Realize that the basal metabolic rate decreases by approximately 5 percent for every decade of life after the age of twenty. People who are sedentary have a significant loss of muscle mass as they age. In these sedentary individuals, there is about a 3 kg loss of muscle mass every ten years past the age of seventy. So by age sixty, most have lost about 12 kg of muscle and replaced it with much more fat.

Aerobic exercise such as brisk walking and cycling is also a very effective way to lose weight and keep it off. Moderate aerobic exercise is also quite effect at decreasing your appetite, but you must be in your target heart rate. Individuals who exercise outside of their target heart rate by exercising too intensely may develop a ravenous appetite an hour or so after exercising due to hypoglycemia or low blood sugar.


Exercise May Help Prevent Diabetes and Help Control Blood Sugar in Diabetics

Exercise holds special benefits for diabetics. By helping muscles to take up glucose from the bloodstream and use it for energy, exercise prevents sugar from accumulating in the blood. By burning calories, exercise helps control weight, which is also an important factor in management of type 2 diabetes. 

Exercise is also very important for individuals with type 1 diabetes; it helps to lower insulin requirements. Exercise improves the body’s ability to use insulin.


Exercise Builds Strong Bones

Bone density screening has gone high-tech and, as a result, more and more researchers can now measure the effects of various factors on the bone-building process and prevention of osteoporosis. Their research shows that exercise works better than calcium in building strong bones. “Although calcium intake is often cited as the most important factor for healthy bones, our study suggests that exercise is really the predominant lifestyle determinant of bone strength in young women,” said Tom Lloyd PhD, an epidemiologist with Penn State University College of Medicine, whose findings were reported in the Journal of Pediatrics (10).


Exercise Improves Your Digestion and Promotes Frequent Bowel Movements

Exercise helps prevent constipation (11). Studies have shown that physical activity may help ease digestion problem and problems with GI tract. That’s the conclusion of a study in an October 2005 issue of Clinical Gastroenterology and Hepatology.

The study of 1,801 men and women found that obese people who got some form of physical activity were less likely to suffer from GI problems than inactive obese people. “It is well documented that maintaining a healthy diet and regular physical activity can benefit GI health,” study author Rona L. Levy, a professor at the University of Washington in Seattle, said (12).


Exercise Reduces Depression

Exercise increases serotonin and dopamine levels, which helps to relieve symptoms of anxiety and depression. One study looked at aerobic exercise as a means of treating clinical depression. An aerobic exercise program was compared to standard medication in a group of older adult patients.

Medication relieved symptoms of depression more rapidly at the outset, but aerobic exercise was shown to be equally effective to medication over the course of the four-month study. Since some medications for depression have adverse effects or cease to be as effective with prolonged use, this was an important finding—aerobic exercise may be a very viable long-term therapy (13).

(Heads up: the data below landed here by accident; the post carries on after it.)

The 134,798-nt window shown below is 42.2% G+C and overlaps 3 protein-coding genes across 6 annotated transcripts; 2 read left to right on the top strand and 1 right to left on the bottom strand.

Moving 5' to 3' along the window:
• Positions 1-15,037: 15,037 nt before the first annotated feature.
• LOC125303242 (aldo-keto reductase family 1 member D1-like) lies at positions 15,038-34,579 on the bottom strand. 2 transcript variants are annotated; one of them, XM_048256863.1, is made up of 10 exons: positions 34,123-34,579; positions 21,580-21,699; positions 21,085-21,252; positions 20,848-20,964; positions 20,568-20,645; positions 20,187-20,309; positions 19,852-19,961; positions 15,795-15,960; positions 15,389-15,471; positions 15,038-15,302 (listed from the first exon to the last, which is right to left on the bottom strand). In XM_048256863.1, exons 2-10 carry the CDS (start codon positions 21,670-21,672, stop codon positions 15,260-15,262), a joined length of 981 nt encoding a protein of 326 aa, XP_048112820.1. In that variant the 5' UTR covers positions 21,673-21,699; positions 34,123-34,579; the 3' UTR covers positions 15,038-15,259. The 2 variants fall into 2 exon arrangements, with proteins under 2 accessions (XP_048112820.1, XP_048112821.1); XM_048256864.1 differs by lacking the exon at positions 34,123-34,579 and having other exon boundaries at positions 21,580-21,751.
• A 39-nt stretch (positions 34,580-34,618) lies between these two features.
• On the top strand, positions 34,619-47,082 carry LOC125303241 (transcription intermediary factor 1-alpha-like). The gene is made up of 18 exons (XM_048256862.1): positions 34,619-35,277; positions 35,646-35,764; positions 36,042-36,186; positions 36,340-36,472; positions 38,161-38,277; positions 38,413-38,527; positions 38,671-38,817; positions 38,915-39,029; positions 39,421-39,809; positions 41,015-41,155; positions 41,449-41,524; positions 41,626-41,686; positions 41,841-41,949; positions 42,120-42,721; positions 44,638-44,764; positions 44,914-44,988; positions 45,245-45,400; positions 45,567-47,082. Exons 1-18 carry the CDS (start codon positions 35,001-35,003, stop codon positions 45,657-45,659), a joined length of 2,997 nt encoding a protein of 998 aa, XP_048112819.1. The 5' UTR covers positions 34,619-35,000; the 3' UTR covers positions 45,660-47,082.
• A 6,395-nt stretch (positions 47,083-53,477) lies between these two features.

Sources and References

  • The Seven Pillars of Health by Don Colbert, MD
  • (1) American Cancer Society, “How exercise can lower cancer risk.”
  • (2) International Agency for Research on Cancer, IABC Handbooks of Cancer Prevention, Volume 6: Weight Control and Physical Activity (Lyon, France: IABC Press, 2001)
  • (3) National Cancer Institute, “Cancer Trends Progress Report—2005 Update, “https://progressreport.cancer.gov
  • (4) Anne McTiernan, MD, PhD, et al, “Recreational Physical Activity and the Risk of Breast Cancer in Postmenopausal Women,” Journal of the American Medical Association 290, no. 10 (September 10, 2003): 1331—1336
  • (5) Brian McGovern, MD, “MADIT II Trial—Prophylactic Implantation of a Defibrillator in Patients with Myocardial Infarction and Reduced Ejection Fraction,” American Heart Association
  • (6) James A. Levine, N.L. Eberhardt, and M.D Jensen, “Role of Nonexercise Activity Thermogenesis in Resistance to Fat Gain in Humans,” Science 283 (January 8, 1999): 212—214
  • (7) Judy Ismach, “No Two Genders About It, a Heart is Just a Heart,” Physician’s Weekly, vol. 14, no. 10, February 10, 1997
  • (8) Harvard University Gazette, “It’s Never Too Late: Joslin Study Shows Diabetes Sufferers See Major Benefits From Minor Exercise, Weight Loss,” December 11, 2003
  • (9) Christiaan Leeuwenburgh et al., “Oxidized Amino Acids in the Urine of Aging Rats: Potential Markers for Assessing Oxidative Stress in Vivo,” American Journal of Physiology: Regulatory, Integrative and Comparative Physiology 276 (January 1999): R128—R135
  • (10) Tom Lloyd, PhD, study published in The Journal of Pediatrics, as referenced in Jeanie Lerche Davis, “Got Exercise? Workouts Better for Bone Health,” WebMD, June 11, 2004
  • (11) Aetna InteliHealth, “Exercise,” Diseases and Conditions: Digestive
  • (12) Robert Preidt, “Exercise Eases Digestion Problems in the Obese,” HealthyDay News, October 4, 2005
  • (13) James Blumenthal et al., “Effects of Exercise Training in Older Patients with Major Depression,” Archives of Internal Medicine 159, no. 19 (1999): 2349—2356


Grandmaster. E Ikpeme

Physiotherapy and Fitness

Grandmaster E. Ikpeme is a corporate and seniors fitness personal trainer in Pilates, Yoga, Self Defence, Post-Rehab and Total Body Enhancement